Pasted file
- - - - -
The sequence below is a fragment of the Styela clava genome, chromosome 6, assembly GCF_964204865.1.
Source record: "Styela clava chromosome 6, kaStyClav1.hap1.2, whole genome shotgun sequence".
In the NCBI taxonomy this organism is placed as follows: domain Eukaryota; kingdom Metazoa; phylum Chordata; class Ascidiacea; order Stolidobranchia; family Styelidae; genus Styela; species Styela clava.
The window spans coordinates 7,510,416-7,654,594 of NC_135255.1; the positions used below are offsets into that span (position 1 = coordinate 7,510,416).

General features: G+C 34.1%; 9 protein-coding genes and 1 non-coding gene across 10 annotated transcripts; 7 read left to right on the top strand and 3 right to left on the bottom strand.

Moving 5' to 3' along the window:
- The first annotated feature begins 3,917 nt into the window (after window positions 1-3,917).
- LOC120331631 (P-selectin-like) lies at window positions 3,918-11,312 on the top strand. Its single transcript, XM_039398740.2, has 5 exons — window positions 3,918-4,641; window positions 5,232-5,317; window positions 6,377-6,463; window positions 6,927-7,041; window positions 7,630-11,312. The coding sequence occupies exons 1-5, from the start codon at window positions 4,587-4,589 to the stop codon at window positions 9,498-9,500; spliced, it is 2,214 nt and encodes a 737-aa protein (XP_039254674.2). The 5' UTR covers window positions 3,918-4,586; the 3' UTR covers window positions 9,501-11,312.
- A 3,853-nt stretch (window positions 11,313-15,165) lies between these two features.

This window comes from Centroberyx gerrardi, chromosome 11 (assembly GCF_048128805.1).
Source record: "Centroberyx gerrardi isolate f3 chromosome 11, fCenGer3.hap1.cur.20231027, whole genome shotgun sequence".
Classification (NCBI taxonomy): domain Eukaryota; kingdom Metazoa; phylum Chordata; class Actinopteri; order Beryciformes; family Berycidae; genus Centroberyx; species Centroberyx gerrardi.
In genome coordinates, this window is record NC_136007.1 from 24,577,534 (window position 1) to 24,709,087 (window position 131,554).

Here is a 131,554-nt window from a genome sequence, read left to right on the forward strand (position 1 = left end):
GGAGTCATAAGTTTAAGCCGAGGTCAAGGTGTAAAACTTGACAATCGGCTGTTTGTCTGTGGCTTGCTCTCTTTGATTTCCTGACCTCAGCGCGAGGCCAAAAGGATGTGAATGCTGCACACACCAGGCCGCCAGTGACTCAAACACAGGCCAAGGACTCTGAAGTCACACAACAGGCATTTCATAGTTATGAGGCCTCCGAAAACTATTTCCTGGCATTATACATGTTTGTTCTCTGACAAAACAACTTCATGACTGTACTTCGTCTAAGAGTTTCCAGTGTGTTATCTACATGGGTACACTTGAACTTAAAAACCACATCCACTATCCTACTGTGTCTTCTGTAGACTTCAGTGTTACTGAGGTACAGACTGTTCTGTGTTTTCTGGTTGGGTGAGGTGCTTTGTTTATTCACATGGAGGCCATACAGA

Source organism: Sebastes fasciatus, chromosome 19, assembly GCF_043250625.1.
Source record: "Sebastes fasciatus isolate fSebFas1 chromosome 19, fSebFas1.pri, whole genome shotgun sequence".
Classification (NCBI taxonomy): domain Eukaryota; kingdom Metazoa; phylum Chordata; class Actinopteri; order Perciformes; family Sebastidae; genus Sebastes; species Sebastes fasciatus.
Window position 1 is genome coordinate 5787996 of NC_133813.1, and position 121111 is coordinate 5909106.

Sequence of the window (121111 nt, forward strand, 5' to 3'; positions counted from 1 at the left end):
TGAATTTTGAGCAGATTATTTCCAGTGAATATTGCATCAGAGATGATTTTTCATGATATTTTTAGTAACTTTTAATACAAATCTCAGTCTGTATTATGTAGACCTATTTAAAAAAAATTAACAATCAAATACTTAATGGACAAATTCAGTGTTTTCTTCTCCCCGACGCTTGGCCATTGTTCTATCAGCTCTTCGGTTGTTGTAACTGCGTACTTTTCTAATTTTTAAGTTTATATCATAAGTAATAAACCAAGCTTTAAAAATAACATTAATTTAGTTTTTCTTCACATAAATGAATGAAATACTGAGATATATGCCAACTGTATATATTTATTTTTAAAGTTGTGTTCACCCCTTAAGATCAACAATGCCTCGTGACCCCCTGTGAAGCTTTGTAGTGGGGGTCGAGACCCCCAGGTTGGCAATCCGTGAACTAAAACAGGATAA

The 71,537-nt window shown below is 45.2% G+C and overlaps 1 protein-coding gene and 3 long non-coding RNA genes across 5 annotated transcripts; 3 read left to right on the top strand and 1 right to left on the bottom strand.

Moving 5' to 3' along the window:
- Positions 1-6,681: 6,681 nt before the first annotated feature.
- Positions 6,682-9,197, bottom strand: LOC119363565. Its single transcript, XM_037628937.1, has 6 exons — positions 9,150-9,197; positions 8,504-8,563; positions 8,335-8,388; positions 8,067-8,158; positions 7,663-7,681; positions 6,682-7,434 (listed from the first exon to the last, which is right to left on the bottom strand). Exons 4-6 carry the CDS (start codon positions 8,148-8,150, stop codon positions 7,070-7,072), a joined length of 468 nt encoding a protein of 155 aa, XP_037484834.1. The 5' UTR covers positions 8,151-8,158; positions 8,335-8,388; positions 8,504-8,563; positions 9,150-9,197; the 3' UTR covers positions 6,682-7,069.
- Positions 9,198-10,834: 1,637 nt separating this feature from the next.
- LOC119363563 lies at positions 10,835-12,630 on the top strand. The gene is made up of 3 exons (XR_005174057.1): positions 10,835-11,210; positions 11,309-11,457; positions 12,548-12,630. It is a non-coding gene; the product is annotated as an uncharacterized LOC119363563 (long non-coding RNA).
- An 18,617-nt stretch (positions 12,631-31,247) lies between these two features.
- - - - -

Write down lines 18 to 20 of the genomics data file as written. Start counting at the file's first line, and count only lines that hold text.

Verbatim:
Classification (NCBI taxonomy): domain Eukaryota; kingdom Metazoa; phylum Chordata; class Actinopteri; order Perciformes; family Sebastidae; genus Sebastes; species Sebastes fasciatus.
Window position 1 is genome coordinate 5787996 of NC_133813.1, and position 121111 is coordinate 5909106.

Sequence of the window (121111 nt, forward strand, 5' to 3'; positions counted from 1 at the left end):